I’m going to go out on a limb here and make a crazy generalization here: most men like beer. Obviously as a pint but if you can incorporate beer into any other part of their daily nutritious intake, I doubt they would mind.I’ve been quite successful over the years, braising my new best friend–short ribs–in wine and spices but not so much with beer. It was time for another shot. Using Goose Island’s Bourbon County Stout which brought tears to my friends’ eyes–apparently it’s pretty hard to come by and NOT meant for cooking with. Though I learned early on you don’t cook with cheap wine, so why wouldn’t the same apply to beer? Rare ale and all, this recipe might have achieved perfection.
I always knew getting married would mean compromises, especially when it came to family.Ever since I was a little kid, missing Thanksgiving, Christmas or Easter was a big no-no. Birthdays could be shifted around a bit, and long periods of non visiting were acceptable (particularly when I lived in Philly) but nothing was more important than celebrating with family on these three days. When I got married to, not my high school sweetheart, but still a friend from my hometown, I thought how great life was. Both sets of parents lived within 10 minutes of each other. There was no need to travel halfway across the country, decide whose parents were “more important” to visit for each holiday, then switch it up the next year. It was all well and good in theory, but not so much in practice. Instead of splitting and alternating like many couples, we double celebrate each holiday. That means two Christmases, two Easters and yes, two very filling Thanksgivings. Two food centric events on the same day.
When I think of Valentine’s Day, like most people thoughts of hearts and chocolate flood my brain. While I like to think of myself as a romantic, I tend to lean more towards reality. And sometimes my sweet gestures might come with a bit of my sarcasm. Like Valentine’s Dinner. When we ordered our quarter cow from Lewis Waite Farm, we were fortunate enough to choose our own cuts. We went with a lot of steaks, an average amount of ground beef, and some smaller roasts for 2 or 4. My husband INSISTED on throwing in some organ cuts–liver, kidney, oxtail and heart. He said HE would cook it. Yeah right. I love my husband dearly, but his advanced culinary skills include dishes like (boxed) mac & cheese, tacos and meatloaf that he’s made several dozen times but still relies on the recipe. I’ve tried to introduce him to easy cooking tools, like the slow cooker, with little success. Needless to say, those organs have been buried in the bottom of our chest freezer for close to a year. So I decided on this day of hearts and chocolate, it was best appropriate to serve him a little heart for dinner.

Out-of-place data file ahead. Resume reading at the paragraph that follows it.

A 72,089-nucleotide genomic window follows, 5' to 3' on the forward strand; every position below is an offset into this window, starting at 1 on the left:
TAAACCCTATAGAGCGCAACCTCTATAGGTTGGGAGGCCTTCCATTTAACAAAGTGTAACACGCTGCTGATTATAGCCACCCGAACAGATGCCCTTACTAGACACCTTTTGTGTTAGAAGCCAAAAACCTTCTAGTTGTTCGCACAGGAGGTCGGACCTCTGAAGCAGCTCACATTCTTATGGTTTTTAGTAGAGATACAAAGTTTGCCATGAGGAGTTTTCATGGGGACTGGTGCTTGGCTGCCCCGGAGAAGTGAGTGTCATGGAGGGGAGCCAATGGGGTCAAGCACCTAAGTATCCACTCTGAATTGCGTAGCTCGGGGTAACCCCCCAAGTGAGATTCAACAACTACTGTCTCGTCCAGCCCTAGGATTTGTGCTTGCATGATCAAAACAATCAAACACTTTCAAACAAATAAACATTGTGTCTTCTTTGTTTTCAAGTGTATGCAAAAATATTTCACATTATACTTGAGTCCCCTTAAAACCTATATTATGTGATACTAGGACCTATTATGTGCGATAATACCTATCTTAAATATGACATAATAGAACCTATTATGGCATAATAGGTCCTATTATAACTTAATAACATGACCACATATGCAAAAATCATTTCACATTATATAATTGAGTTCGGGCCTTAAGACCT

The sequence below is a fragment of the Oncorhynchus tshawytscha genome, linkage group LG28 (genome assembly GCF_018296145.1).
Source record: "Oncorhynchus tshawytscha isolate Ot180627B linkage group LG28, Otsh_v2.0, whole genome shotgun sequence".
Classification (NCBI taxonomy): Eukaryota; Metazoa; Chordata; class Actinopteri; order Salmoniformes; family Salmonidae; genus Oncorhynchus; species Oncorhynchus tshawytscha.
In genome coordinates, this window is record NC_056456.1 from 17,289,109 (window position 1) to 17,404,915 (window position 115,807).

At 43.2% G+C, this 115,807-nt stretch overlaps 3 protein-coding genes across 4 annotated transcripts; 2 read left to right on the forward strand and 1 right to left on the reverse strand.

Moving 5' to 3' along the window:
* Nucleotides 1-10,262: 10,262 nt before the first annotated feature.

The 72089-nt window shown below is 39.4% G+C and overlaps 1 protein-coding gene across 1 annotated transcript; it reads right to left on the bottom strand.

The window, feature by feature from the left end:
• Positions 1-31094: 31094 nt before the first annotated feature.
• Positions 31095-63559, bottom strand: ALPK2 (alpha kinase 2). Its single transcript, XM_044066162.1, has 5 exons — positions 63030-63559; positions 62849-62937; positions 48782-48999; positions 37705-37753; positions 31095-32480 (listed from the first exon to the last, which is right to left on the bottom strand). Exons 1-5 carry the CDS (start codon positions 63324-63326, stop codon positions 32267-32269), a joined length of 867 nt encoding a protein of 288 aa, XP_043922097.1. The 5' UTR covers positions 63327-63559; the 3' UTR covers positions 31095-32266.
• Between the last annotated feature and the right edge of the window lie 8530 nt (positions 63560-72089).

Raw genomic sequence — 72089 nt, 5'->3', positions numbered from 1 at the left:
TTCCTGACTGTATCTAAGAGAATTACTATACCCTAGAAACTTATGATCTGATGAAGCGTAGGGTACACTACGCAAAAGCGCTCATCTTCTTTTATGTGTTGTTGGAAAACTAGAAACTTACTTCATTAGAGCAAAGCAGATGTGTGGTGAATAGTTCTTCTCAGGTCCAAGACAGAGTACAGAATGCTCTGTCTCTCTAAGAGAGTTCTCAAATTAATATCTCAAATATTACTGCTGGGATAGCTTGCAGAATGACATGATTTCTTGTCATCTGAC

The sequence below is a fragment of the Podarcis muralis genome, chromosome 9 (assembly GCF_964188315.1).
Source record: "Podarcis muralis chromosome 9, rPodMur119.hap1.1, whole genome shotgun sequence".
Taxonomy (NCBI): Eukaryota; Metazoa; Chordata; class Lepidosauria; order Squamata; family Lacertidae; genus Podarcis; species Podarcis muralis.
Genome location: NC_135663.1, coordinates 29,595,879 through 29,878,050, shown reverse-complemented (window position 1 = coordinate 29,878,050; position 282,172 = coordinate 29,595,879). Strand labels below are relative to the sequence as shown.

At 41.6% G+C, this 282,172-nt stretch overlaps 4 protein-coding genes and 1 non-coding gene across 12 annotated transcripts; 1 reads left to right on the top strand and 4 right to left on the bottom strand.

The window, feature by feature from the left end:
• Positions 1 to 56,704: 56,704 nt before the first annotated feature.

Originally I planned to post Christmas Eve and Christmas Day menus, well on Christmas Eve and Christmas Day. Then I realized, for those of you frantically searching for what to serve your family and friends on those days, the day of is too late. Well, I actually think even now is a bit too late–I like to plan my menu out at least a couple of weeks in advance and try to start prepping what I can around now, if possible. But that’s me. As much as I love hosting guests, it stresses the hell out of me. Early planning is essential to prevent a nervous breakdown.
First don’t take this the wrong way. I’m not asking to make Thanksgiving. I am very fortune that my husband’s and my families live close to each other, so we celebrate not just one but TWO Thanksgivings each year. One at 2pm and one around 6pm. Yes, it is a little insane. But over time, we adapt. Small portions, pass on the first dessert, lots of water and easy on the booze early on–all great tips on how to eat two times the calories you’d probably consume in a week 🙂 I also cheat a bit. Don’t tell anyone, but I’m actually not a huge fan of turkey. Both families have perfected a moist, tender turkey, but still it just doesn’t really appeal. So it’s easy to skip a big part of that.